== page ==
Plaintiff Chesterfield Spine Center, LLC, d/b/a St. Louis Spine and Orthopedic Surgery Center initially filed its Petition For Damages in Missouri state court to recover payment for a procedure performed on a patient. (Pl.'s Petition for Damages, Doc. 1-1 at 2). Plaintiff attached several exhibits to its original Petition For Damages, which included a copy of the patient's medical plan and a Financial Agreement between the patient and Plaintiff. (Doc. 1-1 at 15; Doc. 1-3 at 1-75). The patient, who is identified as BH, was a participant in a healthcare plan governed by the Employee Retirement and Income Security Act (ERISA), 29 U.S.C. § 1001 et seq. Defendants provided health insurance coverage to BH, who is not a party to this lawsuit. Prior to the procedure, Plaintiff sought and obtained preauthorization from Defendants Cigna Health and Life Insurance Company and Connecticut General Life Insurance Company ("Defendants") to perform anterior lumbar interbody fusions. As is the custom and practice in the health care industry, Plaintiff did not provide medical care to BH until after Defendants confirmed insurance coverage, authorized the medical care, and verified that Plaintiff would be paid for BH's medical care in the amount of $204, 128. Plaintiff performed the procedure on December 10, 2012. Plaintiff thereafter submitted a bill to Defendants for $204, 128. Defendants made a payment of $52, 463.69 to Plaintiff and retained Viant Payment Systems, Inc., (VPS) to negotiate a discount payment regarding the remaining balance of Plaintiff's bill. VPS communicated that Defendant would pay $82, 796.57. Plaintiff refused to accept this payment as satisfaction of Defendants' promise to pay the "fair and reasonable charge for the Medical care." (Doc. 30, ¶¶ 8-25). As of the filing of the Third Amended Complaint, the outstanding amount is $110, 838.79.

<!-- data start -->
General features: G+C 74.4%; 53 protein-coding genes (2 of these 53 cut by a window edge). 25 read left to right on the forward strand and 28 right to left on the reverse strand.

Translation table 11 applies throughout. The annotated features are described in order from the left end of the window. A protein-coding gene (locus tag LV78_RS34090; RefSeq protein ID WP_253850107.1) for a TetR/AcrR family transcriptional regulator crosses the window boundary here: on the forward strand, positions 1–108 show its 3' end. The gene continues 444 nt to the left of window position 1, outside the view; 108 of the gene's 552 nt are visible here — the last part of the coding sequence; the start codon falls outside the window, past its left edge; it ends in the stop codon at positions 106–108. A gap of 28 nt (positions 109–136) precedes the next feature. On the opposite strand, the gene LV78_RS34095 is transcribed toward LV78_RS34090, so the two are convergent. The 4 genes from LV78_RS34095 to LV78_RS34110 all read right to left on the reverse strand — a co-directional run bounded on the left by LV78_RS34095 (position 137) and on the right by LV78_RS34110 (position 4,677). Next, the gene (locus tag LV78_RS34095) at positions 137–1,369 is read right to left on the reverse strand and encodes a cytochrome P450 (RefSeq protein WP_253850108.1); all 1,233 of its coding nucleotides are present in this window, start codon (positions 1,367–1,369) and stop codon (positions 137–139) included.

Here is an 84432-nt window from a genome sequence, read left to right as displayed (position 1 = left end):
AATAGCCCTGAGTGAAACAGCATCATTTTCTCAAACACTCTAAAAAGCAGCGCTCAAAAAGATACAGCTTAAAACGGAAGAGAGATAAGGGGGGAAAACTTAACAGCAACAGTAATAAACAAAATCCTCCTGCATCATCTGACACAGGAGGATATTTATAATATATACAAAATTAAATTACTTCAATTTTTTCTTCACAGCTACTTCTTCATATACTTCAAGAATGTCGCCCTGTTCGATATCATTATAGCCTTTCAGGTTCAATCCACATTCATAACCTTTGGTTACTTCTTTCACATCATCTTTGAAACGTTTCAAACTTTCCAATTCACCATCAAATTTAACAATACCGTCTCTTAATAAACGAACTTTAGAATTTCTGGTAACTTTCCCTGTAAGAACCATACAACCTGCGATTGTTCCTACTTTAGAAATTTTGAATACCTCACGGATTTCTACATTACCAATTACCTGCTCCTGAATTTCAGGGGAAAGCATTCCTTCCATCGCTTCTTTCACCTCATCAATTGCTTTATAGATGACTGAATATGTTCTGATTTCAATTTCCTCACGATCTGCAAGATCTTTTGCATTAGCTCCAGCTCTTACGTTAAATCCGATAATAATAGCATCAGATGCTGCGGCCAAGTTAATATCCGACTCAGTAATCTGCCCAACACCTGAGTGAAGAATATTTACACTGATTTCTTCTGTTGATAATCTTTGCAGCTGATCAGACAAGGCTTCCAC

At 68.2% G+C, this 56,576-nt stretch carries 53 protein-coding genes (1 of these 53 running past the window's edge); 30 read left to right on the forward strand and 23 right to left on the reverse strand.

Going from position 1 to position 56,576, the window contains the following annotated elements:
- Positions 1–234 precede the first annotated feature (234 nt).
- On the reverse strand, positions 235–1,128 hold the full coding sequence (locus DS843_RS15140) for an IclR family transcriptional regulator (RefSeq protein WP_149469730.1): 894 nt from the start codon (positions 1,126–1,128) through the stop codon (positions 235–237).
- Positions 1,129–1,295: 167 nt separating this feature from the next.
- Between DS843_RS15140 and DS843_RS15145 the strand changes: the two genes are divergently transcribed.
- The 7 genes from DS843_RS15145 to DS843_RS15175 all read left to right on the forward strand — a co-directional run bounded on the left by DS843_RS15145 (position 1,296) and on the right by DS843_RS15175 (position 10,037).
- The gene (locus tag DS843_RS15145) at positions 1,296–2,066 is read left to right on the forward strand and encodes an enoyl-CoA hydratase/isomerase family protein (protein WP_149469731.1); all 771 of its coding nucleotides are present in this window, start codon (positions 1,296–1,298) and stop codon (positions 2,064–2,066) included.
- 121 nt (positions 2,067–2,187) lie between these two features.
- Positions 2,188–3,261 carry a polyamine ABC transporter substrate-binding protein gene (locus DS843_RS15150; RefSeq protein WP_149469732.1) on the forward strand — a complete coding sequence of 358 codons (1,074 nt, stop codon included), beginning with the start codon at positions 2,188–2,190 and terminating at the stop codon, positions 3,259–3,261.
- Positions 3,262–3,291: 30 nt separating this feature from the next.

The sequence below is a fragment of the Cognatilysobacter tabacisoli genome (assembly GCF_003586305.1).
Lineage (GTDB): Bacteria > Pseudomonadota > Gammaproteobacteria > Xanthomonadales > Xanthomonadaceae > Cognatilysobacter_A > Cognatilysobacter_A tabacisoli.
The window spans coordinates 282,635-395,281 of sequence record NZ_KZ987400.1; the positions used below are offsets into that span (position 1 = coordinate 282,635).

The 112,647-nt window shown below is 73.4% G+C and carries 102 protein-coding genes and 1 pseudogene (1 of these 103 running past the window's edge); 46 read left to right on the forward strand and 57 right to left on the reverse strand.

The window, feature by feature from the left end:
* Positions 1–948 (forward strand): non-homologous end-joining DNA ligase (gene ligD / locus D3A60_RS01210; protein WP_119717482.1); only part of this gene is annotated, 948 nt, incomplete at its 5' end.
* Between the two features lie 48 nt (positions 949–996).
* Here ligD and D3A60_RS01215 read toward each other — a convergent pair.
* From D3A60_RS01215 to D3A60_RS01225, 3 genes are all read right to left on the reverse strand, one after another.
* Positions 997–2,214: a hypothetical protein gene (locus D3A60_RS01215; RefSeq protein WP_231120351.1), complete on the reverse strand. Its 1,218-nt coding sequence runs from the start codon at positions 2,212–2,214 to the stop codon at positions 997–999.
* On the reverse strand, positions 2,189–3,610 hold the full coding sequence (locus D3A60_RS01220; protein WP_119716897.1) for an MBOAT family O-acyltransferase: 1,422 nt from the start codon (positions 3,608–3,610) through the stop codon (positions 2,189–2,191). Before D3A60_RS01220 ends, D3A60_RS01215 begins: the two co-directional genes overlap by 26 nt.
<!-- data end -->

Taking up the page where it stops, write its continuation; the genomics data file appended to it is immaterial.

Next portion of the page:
Defendants removed the matter to federal court prior to Plaintiff's filing the Third Amended Complaint. In its removal pleadings, Defendants contended both that ERISA preempted Plaintiff's claims, which triggered an automatic removal and that the requirements for diversity jurisdiction permitted removal. Plaintiff did not oppose removal. Subsequently, Plaintiff filed a Third Amended Complaint with no exhibits attached. The Third Amended Complaint does refer to the Plan that was attached as an exhibit to the original state Petition For Damages, along with a Provider Explanation of Medical Benefits Report. (Doc. 30, ¶¶ 45, 51). In addition, the Third Amended Complaint alleges that Plaintiff has derivative standing to bring Count IV (ERISA) pursuant to a financial agreement called the "Assignment" between Plaintiff and BH regarding BH's medical insurance claim for Plaintiff's performance of the December 10, 2012 procedure. (Doc. 30, ¶ 50). Counts I through III of the Third Amended Complaint are brought pursuant to Missouri law and allege negligent misrepresentation, equitable estoppel, and promissory estoppel, respectively. Count IV is brought pursuant to ERISA, although Plaintiff argues that Count IV is pled in the alternative.
Defendants have now moved to dismiss Counts I, II and III on the same grounds as they raised in the removal, arguing that Count IV (ERISA) preempts Plaintiff's state law claims, which are Counts I through III. In opposition to the pending Motion, Plaintiff argues that Counts I through III are not preempted by ERISA because the state law claims asserted in those Counts I through III are independent of the ERISA claim in Count IV, and because Plaintiff is not a Plan participant or beneficiary under 29 U.S.C. § 1132. As set forth below, the court agrees with Defendants that Counts I through III are preempted by ERISA. The court will give Plaintiff an opportunity to amend it Third Amended Complaint and plead any additional claims under ERISA.